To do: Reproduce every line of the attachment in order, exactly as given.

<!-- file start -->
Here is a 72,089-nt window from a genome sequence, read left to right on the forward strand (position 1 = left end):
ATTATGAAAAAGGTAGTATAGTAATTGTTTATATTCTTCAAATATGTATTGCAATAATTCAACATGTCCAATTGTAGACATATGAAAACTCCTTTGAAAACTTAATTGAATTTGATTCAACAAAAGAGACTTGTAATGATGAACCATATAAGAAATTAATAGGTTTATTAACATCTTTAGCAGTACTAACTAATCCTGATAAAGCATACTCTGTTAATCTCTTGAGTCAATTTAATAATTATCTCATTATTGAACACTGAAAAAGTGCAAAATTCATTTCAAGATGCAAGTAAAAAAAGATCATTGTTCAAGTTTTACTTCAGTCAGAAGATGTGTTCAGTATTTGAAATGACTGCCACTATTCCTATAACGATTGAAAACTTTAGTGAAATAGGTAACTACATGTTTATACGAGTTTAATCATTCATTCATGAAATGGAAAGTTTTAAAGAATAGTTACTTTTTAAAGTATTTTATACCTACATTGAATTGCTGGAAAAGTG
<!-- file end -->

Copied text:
Here is a 72,089-nt window from a genome sequence, read left to right on the forward strand (position 1 = left end):
ATTATGAAAAAGGTAGTATAGTAATTGTTTATATTCTTCAAATATGTATTGCAATAATTCAACATGTCCAATTGTAGACATATGAAAACTCCTTTGAAAACTTAATTGAATTTGATTCAACAAAAGAGACTTGTAATGATGAACCATATAAGAAATTAATAGGTTTATTAACATCTTTAGCAGTACTAACTAATCCTGATAAAGCATACTCTGTTAATCTCTTGAGTCAATTTAATAATTATCTCATTATTGAACACTGAAAAAGTGCAAAATTCATTTCAAGATGCAAGTAAAAAAAGATCATTGTTCAAGTTTTACTTCAGTCAGAAGATGTGTTCAGTATTTGAAATGACTGCCACTATTCCTATAACGATTGAAAACTTTAGTGAAATAGGTAACTACATGTTTATACGAGTTTAATCATTCATTCATGAAATGGAAAGTTTTAAAGAATAGTTACTTTTTAAAGTATTTTATACCTACATTGAATTGCTGGAAAAGTG